Simply because some passed the stories down from generation to generation instead of writing them down, doesn’t change the thought that they were all coming from a worldview of needing a God to explain all the weird stuff around and the awesomeness of nature. They were equally as ignorant, as none of them were there in the beginning, but some believed their teachers, and expanded upon their words until, like the game of telephone, a huge tale had been spun, and a religion formed. All were speculation, but some people, depending on their predisposition to action, made it into a big deal. While others simply used the theory of their god and creation story to inspire and change their own life. Of course it’s the ones who yell the loudest, and the winners who write the history books. . .so thus we have intolerance of differences of religious views of others, because we know based on history and our own culture’s writings, that we are right. . .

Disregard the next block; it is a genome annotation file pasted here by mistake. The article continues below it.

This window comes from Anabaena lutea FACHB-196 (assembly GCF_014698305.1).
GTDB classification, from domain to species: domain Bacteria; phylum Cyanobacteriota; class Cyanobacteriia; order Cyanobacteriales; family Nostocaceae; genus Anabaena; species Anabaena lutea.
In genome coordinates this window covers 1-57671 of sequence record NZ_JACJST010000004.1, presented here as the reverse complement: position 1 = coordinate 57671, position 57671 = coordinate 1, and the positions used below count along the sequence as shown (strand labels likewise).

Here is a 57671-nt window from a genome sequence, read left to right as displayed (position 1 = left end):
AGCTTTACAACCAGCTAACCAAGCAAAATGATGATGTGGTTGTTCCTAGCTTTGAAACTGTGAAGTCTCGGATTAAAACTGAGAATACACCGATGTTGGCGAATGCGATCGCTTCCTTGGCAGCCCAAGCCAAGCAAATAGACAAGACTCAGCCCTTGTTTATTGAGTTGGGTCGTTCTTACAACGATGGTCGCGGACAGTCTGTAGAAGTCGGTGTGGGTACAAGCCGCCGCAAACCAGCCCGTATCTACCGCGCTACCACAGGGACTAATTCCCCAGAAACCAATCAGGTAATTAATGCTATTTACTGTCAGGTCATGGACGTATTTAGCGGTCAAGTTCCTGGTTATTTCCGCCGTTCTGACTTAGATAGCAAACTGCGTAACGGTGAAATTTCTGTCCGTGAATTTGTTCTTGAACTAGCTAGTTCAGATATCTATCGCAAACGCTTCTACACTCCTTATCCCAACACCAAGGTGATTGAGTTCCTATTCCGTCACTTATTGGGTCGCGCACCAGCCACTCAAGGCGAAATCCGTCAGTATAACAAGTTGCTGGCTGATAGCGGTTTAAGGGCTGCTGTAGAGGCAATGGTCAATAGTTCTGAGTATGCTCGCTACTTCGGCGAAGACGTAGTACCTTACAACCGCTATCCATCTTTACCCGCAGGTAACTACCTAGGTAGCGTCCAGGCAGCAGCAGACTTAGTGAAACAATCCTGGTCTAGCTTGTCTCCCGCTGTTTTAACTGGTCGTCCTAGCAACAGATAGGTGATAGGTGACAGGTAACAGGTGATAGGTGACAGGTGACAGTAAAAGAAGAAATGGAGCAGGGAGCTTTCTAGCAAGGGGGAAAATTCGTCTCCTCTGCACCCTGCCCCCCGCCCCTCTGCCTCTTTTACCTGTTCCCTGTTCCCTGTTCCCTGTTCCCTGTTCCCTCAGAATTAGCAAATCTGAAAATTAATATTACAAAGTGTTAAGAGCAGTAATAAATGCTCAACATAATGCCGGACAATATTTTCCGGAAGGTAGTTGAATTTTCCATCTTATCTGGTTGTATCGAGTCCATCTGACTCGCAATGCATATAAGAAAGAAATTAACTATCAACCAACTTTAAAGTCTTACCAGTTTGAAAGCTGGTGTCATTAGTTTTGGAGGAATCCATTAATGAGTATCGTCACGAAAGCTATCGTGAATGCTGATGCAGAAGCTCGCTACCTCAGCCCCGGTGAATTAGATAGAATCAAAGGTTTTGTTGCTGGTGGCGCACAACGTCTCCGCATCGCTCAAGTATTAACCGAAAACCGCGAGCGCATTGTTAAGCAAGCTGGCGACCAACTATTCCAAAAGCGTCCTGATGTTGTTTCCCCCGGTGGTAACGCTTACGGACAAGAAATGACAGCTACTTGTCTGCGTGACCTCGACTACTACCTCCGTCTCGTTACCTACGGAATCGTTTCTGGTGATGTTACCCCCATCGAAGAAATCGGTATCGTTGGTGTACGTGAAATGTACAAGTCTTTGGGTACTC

What about psychology? Are there differences in how we think about even our own culture, and the individuals in it? Well from the start of life some would say we are human, but clueless, helpless and need to be controlled lest our sinful natures take over. Some look on babies as having their one goal in life to manipulate you, and get away with their own way. . .disregarding the principle of “projection” that Sigmund Freud came up with. Others respect the sanctity of life in their every treatment of the baby, from the womb on. Someone put it this way: